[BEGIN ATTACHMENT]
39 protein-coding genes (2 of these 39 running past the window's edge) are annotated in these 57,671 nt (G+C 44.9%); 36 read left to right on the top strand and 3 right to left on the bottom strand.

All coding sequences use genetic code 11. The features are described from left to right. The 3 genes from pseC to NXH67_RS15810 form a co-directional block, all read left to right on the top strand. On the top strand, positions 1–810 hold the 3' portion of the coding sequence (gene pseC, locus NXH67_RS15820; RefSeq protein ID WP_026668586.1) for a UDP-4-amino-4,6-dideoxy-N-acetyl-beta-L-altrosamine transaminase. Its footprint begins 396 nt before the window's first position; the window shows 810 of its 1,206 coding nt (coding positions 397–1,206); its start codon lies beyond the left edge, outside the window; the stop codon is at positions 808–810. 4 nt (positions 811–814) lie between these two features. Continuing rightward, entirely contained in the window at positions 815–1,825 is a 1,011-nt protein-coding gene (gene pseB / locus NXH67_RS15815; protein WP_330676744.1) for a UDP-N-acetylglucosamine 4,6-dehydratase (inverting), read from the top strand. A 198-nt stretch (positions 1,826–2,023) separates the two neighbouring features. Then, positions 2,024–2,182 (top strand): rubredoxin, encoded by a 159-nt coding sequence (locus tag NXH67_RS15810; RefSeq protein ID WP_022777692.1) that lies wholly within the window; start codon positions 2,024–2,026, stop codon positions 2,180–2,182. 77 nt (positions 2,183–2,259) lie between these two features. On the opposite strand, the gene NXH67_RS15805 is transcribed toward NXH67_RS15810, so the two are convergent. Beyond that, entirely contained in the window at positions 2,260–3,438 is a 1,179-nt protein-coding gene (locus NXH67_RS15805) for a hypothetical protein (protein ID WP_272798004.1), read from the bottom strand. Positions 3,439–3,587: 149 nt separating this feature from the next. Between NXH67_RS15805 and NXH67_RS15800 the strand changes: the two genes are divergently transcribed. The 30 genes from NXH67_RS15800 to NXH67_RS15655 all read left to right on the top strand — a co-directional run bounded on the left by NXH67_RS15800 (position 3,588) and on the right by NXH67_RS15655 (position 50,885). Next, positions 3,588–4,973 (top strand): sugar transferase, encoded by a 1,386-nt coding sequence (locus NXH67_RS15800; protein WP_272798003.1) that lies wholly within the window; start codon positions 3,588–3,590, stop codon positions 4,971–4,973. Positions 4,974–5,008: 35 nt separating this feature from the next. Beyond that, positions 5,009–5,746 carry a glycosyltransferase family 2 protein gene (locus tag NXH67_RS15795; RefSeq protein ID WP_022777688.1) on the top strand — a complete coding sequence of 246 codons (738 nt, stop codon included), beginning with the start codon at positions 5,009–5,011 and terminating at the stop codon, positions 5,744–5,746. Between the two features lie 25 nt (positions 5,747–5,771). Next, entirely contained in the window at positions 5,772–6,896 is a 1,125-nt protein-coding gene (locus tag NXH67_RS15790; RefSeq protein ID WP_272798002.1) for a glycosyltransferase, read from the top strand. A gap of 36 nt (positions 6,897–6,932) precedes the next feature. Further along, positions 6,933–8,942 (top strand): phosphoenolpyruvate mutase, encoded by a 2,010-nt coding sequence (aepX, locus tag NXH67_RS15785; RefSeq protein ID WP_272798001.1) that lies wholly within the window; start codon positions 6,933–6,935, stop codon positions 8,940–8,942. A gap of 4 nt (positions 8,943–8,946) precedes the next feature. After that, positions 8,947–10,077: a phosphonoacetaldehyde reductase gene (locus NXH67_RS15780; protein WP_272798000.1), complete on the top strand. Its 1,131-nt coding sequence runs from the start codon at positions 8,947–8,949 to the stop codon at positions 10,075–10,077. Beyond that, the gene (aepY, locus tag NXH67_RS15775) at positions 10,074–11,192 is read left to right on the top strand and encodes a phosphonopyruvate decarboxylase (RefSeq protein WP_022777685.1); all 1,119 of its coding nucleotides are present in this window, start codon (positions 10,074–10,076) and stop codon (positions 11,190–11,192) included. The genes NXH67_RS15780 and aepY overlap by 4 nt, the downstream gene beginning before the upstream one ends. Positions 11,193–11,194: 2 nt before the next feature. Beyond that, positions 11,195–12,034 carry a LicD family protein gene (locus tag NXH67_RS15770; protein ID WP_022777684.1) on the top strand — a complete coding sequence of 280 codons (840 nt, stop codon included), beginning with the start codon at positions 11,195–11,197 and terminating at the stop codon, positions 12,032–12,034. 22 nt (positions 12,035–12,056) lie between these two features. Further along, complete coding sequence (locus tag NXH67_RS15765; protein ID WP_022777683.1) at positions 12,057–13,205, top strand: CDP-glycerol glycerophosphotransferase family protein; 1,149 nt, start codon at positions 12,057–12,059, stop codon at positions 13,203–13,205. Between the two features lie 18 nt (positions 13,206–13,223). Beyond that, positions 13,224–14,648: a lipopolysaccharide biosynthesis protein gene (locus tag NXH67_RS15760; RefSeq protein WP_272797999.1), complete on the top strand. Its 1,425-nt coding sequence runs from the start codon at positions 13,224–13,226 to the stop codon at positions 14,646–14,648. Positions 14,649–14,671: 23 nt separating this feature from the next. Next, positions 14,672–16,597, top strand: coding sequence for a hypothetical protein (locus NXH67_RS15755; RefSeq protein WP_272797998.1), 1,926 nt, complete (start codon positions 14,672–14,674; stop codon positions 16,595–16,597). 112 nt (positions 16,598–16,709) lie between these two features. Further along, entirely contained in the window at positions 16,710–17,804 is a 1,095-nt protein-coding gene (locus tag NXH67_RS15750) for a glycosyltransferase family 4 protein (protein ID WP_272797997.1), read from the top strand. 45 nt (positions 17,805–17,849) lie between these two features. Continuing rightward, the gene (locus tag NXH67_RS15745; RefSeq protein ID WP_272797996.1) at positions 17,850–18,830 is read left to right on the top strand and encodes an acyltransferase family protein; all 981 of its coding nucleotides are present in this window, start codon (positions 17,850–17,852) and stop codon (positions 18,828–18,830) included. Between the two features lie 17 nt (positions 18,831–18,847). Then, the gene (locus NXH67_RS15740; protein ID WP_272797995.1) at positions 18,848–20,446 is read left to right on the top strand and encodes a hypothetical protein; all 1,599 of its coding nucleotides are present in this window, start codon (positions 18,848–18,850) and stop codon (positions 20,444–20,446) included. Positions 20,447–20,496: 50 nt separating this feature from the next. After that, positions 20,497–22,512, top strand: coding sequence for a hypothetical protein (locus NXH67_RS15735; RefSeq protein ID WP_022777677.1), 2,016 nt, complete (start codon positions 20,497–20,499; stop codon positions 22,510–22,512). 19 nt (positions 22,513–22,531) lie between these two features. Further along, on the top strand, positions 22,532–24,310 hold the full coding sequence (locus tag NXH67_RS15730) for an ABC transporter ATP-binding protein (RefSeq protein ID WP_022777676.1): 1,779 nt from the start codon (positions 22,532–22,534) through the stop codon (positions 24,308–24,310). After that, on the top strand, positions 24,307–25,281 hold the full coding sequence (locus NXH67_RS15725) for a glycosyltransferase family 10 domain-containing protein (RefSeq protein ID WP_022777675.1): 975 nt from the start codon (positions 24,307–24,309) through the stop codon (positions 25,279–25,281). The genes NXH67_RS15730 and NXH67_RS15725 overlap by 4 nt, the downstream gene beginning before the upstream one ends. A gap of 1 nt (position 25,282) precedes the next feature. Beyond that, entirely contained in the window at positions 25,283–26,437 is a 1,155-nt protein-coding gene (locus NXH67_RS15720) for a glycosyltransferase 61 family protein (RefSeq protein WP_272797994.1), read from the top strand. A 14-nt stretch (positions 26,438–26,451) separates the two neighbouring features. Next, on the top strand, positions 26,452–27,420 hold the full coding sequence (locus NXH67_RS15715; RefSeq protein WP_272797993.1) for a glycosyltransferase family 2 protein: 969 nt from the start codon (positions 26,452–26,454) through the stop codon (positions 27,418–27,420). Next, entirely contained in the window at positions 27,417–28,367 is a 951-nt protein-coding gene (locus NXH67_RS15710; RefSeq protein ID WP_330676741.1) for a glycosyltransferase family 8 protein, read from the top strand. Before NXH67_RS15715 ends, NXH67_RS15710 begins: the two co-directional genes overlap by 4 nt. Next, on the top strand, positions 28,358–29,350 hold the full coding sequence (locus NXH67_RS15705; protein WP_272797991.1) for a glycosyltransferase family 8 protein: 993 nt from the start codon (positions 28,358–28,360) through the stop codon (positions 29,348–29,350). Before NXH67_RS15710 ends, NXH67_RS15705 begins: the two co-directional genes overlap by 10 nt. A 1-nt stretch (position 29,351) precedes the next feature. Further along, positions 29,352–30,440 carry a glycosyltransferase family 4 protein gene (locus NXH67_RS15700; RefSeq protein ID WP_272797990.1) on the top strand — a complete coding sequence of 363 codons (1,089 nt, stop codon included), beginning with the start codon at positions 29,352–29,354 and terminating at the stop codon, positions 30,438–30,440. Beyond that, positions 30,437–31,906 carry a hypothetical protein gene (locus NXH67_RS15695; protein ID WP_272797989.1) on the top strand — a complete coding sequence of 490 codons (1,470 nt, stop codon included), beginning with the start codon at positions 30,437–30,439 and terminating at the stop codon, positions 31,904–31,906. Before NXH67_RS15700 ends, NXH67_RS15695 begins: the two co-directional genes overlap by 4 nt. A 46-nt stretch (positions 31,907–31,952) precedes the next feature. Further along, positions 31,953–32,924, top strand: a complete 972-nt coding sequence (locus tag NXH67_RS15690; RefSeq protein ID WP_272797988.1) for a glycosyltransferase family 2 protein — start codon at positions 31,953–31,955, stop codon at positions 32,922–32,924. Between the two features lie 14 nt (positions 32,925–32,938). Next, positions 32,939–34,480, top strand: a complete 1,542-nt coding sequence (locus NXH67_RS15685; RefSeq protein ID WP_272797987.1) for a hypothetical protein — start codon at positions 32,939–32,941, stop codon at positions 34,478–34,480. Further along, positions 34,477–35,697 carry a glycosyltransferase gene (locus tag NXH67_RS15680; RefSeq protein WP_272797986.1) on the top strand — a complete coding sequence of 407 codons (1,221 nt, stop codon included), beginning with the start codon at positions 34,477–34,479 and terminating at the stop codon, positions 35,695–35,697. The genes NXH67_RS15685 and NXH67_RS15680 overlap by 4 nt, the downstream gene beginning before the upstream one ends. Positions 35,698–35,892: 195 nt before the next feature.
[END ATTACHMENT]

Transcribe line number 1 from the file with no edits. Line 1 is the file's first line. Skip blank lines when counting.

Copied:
39 protein-coding genes (2 of these 39 running past the window's edge) are annotated in these 57,671 nt (G+C 44.9%); 36 read left to right on the top strand and 3 right to left on the bottom strand.